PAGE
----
Wednesday, 25 February 2015

"History is Written by the Winners"

History is written by the winners. I think this is a very sad concept that too many people acquire and I'd like not to think this way. I'd like to think that anyone, anyone with a passion for something can look back at their life and think "hey, I lived a life that's worthy of being told to millions." It might not be in history books or all over the internet, but we all could have lives that are worthy history- and are history!

And this passion could be many things. A passion for writing, music, family, friends, helping others... Every life is worthy of spectacular-ness- not just those who we see in the press; in the books; on every website. (Although theirs count too, naturally!) I know this, partially, because of my mum. My mum would never begrudge her life that could be seen as "not worthy of the history books", because it really, really has all of the worth possible. I don't even need to ask her and I know she would talk of her success with having and bringing up me and my brother; she'd talk about her marriage; she'd talk about everything she has learned. Now, that's a good life she is leading.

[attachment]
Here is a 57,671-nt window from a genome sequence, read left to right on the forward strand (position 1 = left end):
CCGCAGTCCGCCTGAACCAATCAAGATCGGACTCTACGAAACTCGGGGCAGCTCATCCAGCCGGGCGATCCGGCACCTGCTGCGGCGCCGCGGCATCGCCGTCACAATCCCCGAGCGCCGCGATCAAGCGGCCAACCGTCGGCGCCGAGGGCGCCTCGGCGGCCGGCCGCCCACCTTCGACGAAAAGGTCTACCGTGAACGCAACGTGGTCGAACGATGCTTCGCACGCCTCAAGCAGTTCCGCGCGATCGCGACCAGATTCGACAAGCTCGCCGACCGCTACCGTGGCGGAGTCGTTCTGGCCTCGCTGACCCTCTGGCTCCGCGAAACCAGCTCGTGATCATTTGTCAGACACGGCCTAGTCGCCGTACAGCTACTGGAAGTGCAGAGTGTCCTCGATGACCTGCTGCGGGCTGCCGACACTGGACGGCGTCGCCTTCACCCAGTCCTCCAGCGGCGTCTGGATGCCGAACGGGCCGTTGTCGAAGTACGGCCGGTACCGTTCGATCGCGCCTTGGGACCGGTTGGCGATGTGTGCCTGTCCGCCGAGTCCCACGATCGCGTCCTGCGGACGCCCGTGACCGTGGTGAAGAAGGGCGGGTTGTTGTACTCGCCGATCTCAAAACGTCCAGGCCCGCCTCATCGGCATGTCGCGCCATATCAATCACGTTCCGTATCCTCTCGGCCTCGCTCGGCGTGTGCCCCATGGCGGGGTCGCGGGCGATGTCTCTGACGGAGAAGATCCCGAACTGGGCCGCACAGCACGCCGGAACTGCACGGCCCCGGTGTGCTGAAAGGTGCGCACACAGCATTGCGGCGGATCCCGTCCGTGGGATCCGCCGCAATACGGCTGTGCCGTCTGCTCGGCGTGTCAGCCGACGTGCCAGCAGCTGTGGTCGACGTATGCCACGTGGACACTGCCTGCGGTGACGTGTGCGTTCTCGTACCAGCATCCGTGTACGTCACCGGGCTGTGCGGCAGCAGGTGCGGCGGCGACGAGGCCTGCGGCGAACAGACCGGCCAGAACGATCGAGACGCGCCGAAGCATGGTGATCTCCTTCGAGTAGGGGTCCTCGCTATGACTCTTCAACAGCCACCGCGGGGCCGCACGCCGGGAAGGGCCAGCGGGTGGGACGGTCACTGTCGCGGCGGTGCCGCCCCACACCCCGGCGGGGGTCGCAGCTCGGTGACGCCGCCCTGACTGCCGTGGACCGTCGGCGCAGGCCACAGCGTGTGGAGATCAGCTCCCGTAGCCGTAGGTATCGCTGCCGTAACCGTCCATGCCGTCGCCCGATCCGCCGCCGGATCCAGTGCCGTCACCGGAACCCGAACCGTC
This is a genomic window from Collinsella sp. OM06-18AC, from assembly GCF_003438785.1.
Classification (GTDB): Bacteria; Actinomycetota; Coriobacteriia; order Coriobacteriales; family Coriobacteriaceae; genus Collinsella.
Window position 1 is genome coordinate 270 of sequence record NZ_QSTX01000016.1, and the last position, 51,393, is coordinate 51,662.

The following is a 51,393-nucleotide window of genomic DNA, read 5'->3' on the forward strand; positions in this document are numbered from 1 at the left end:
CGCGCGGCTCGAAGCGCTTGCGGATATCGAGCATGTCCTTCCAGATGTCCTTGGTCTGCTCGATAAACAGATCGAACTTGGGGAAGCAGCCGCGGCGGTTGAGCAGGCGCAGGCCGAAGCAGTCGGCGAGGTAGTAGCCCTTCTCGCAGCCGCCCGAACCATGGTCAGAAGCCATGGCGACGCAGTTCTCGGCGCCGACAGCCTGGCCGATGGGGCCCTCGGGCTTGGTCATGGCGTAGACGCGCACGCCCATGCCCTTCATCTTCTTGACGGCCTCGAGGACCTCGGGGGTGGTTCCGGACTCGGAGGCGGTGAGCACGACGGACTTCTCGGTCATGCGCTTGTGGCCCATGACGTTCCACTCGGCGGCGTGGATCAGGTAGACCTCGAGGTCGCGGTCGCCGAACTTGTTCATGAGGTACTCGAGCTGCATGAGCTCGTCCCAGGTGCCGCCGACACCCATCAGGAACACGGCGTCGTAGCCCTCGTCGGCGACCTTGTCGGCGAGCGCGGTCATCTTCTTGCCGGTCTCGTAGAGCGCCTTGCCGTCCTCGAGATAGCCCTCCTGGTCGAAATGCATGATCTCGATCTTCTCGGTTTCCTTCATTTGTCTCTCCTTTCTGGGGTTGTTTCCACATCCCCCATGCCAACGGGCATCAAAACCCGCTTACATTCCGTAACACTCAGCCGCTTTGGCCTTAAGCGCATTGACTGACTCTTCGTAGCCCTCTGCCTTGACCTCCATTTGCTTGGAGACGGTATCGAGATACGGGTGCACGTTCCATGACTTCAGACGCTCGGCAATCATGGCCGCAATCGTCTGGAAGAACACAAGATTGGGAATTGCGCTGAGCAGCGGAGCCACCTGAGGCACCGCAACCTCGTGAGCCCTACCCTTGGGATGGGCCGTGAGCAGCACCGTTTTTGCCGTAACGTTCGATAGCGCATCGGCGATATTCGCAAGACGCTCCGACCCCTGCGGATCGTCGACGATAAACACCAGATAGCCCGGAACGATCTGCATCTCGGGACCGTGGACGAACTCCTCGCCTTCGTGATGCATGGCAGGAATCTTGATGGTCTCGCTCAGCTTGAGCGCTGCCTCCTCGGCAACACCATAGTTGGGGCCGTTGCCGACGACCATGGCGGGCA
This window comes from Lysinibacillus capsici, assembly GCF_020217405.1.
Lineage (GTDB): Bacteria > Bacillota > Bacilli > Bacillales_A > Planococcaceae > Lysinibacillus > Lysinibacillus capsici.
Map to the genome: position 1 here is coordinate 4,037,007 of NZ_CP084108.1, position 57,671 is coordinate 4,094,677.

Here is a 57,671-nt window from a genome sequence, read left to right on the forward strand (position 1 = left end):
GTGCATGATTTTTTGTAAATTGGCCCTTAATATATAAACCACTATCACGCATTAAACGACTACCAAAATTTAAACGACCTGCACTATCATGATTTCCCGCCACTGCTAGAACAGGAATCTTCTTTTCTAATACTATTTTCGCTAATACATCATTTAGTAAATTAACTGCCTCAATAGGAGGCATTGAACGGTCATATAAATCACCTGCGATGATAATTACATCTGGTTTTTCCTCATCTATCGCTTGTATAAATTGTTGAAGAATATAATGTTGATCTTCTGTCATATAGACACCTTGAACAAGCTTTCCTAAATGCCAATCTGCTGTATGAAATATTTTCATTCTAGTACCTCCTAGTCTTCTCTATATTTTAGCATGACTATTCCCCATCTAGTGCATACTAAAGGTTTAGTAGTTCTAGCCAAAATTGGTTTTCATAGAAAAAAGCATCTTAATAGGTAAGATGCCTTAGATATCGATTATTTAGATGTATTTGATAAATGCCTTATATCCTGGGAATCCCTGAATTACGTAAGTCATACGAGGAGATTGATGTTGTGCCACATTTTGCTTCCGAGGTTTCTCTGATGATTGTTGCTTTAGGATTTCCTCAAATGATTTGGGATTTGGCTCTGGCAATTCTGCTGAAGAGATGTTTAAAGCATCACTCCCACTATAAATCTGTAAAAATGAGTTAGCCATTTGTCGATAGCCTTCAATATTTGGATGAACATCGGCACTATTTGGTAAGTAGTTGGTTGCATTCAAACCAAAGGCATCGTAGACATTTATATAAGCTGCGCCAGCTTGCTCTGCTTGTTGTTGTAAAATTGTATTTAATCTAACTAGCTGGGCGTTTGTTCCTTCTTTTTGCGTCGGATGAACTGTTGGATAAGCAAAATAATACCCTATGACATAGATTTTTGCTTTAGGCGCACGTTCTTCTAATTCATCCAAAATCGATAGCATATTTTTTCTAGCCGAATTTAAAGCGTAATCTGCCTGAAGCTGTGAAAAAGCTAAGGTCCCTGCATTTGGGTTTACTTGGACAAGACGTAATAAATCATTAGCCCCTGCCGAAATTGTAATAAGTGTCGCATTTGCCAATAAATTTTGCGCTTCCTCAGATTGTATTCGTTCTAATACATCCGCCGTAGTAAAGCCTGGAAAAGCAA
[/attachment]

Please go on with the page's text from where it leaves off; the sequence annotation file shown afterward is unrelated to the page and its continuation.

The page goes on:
History is written by us. Every day; every hour; every minute.

I see that I could be missing the point: the "losers" don't get to share their side. (1. we are not losers, a "winner" may not even deserve that title.) But simply put (it may be cliche but, oh, it's true): Your story is worth telling. You write your own history. Whether you're an international superstar or a proud mother, your history can be as great as you want it to be.

I can't help but think of The Fault In Our Stars. In a scene nearing the end of the film Augustus, again, voices his fear of oblivion- his fear of being forgotten. This is a part of the film that really gets me (okay, yes, the whole film "gets" me). Hazel's response is mostly the reason for the tears in my eyes. She illustrates how Gus has his family and her and the life he is living. This is his history. A story worth telling- even though it will be forgotten!

Completely ironically, after writing the above paragraph, I was on YouTube and THIS Hank Green video popped up (If you do not know, he is John Green's brother- who wrote the novel, The Fault In Our Stars). He comments on a Tumblr text post he saw which outlined someone's (plus a lot of other peoples' fear seen through the attention it received) fear of living a "regular life" that would lead to not being "remembered." Hank talks of his "successes" and how it's not through these which make him eternally happy. He makes it known that there is a lot more to this whole history and being remembered thing. But he is also makes it clear that we will be forgotten!

So I'm going to keep writing and keep developing my story.

History & Oblivion,

The Girl in the Moonlight.

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